6 minute read

Paula Sophia Schonauer, LCSW, continues a serial memoir. If you haven’t read the earlier parts of this series, look at the bottom of this page.

“It may be difficult to assess to what extent, if any, somatic complaints are deliberately fabricated by a child. A more important consideration is what purpose is to be served by such an assessment.”  
— Stanley Levenstein, Psychosomatic Illness and Symptoms in Children. 

My room at Akron Children’s Hospital was on the 8th floor, the highest up I had ever been, and I enjoyed sitting at the window looking out from my perch: trees, cars, and other buildings miniaturized by height and distance.

It was like being above the world, remote enough to feel safe, close enough to enjoy details. I could see the North Hill Viaduct, a high-level spandrel arch bridge that had spanned the Little Cuyahoga River just north of downtown. There were houses near the bridge, dwarfed by the immense arches over 100 feet high, and there was a green field below the bridge, the riverbank, and trees, some tall enough to reach within a few feet of an arch’s apex.

The world from this perspective seemed idyllic, charming, and nonthreatening. It was enticing to imagine people living ideal lives beneath the arches, protected by those stone sentries, strong and immovable, eternal. 

Paula Sophia
Paula Sophia (provided)

A nurse knocked on the large wooden door framed by metal molding. She walked into the room unbidden but welcome. I liked her uniform, a stiff, white dress, white tights, white sneakers, and a small white cap on top of her head. She wore a blue sweater over her dress, a stethoscope around her neck. 

“Time to check your temperature,” she said. 

She placed a thermometer under my tongue, causing minor discomfort. While waiting for my temperature, she placed the stethoscope on my chest, gently checking my heart rate, listening to my breathing. The metal at the end of the stethoscope was a little cold, causing me to squirm. She also probed my ears and nose with an otoscope. 

“Looks good,” she said. “Are you sure you’re sick?”

I placed a hand on the right side of my abdomen. “It still hurts.” 

She lifted my shirt and touched my abdomen gently. At this point, there was a faint, fist-sized bruise to the right of my belly button.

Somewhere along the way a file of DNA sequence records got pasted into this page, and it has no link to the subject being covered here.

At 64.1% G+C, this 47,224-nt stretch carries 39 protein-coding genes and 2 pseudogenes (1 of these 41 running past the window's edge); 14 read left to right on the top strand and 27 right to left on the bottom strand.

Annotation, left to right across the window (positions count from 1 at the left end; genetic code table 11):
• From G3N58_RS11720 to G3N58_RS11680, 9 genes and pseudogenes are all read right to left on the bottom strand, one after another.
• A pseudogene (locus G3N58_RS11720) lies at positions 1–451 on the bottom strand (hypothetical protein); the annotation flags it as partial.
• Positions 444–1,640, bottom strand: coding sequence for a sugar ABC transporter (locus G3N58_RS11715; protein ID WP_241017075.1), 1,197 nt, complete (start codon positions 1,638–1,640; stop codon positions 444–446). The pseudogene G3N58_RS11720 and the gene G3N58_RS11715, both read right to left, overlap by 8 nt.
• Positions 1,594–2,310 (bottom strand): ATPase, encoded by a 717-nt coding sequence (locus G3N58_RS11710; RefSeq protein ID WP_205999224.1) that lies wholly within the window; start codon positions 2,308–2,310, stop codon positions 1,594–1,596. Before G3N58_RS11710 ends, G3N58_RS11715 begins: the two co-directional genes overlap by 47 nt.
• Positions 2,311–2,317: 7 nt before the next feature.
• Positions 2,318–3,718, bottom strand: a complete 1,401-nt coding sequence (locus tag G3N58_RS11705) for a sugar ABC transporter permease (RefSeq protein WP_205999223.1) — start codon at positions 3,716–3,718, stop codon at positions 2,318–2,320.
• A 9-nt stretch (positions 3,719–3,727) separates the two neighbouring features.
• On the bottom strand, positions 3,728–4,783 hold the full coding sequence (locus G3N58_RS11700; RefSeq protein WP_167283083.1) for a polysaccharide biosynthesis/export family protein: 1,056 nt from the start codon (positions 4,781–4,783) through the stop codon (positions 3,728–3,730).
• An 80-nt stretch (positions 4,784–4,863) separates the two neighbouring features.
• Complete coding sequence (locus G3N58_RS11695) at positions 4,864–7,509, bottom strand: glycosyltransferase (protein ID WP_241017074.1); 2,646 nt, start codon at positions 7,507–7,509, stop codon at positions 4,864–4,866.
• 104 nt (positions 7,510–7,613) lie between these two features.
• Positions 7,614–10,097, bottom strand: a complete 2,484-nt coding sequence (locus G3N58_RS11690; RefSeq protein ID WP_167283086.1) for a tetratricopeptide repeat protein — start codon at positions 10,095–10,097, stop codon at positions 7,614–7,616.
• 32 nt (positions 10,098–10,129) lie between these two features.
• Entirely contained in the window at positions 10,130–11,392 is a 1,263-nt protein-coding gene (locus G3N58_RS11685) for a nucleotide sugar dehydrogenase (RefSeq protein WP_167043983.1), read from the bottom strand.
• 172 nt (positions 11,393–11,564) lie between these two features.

The nurse smiled at me, nudged my shoulder as a gesture of assurance. 

“What’s for breakfast?” 

“Nothing for you,” she said. “You have tests today.” 

Later that morning, I sat in an older part of the hospital, the floor white and gray with what appeared to be little boomerangs festooned all over the grey part. The walls were green and shiny, the fluorescent lighting, sterile with no shadows, a slight hum in the background. It was not so comfortable here, less personal, and somehow colder than my room. Some guy dressed in white who insisted he was not a doctor gave me a cup of pink stuff to drink. It looked like a strawberry milkshake, but it was too warm to be ice cream. It tasted like chalk. Yet, I drank it like I was told, one sip at a time, stopping just before I wanted to choke. When finished, the liquid sat heavy in my stomach, rumbling and gurgling. 

The x-ray procedure itself was unpleasant. I remember having to lie in different positions while they probed my intestines. I watched a monitor, viewing my insides on a black and white screen. Afterwards, I sat on the toilet for a long time. 

For the next couple of days, I endured other tests, none as unpleasant as the first, all the while starving on a liquid diet: beef broth, vegetable broth, skim milk, water, and green Jell-O. Not my favorite. Yet, the attention I received from the nurses and doctors, their friendliness and good cheer was very affirming.

Mom visited during the day, looking sad and worried, frequently placing the back of her hand against my forehead to check my temperature. I was not running a fever, but her concern and the physical contact felt reassuring. 

After a couple of days, the bruise on my abdomen was more visible, but I hid it from Mom.

It did become a point of discussion with my nurse and a doctor, and they sent in a woman older than Mom and dressed in professional attire, a skirt and blazer. She was pretty and nice, asking me about the bruise. I told her I got beat up a lot. 

“Does it hurt?” 

I placed my hand on the bruise, ashamed of it, tears welling in my eyes. 

She left the room. 

I held my stomach, bent forward, and cried, really cried, big heaving sobs. I let it wring out of me like a twisted dish cloth, then I unraveled and collapsed on the bed.

Despite the noise and constant light, the periodic wakeups to check vitals, I slept well. I felt safe for the first time in a long time, no shadows moving outside my door, no arguing voices reverberating through the house, no carpet staples to cut my feet. Nobody ignored me. Nobody beat me. Nobody made fun of me. People listened to me. I did not want to go home. 

The next morning, I stared at my bruise, pressed it hard with my fingers, wanting it to hurt, wanting to cry, and I did.

They were not fake tears, not tears of pain, but tears of sadness, despair. It seemed my time there was coming to an end. 

The nurse came into my room, a concerned look on her face. She checked my forehead for fever, got tissues to wipe my eyes, and hugged me. During her visit, an orderly brought a tray of food, and when she removed the cover, I saw a plate of pancakes, another plate of scrambled eggs shaped into a square, two slices of bacon, milk, and juice, and a small box of Apple Jacks, my favorite cereal. I ate every bite. 

Last Updated August 20, 2021, 9:16 PM by Brett Dickerson – Editor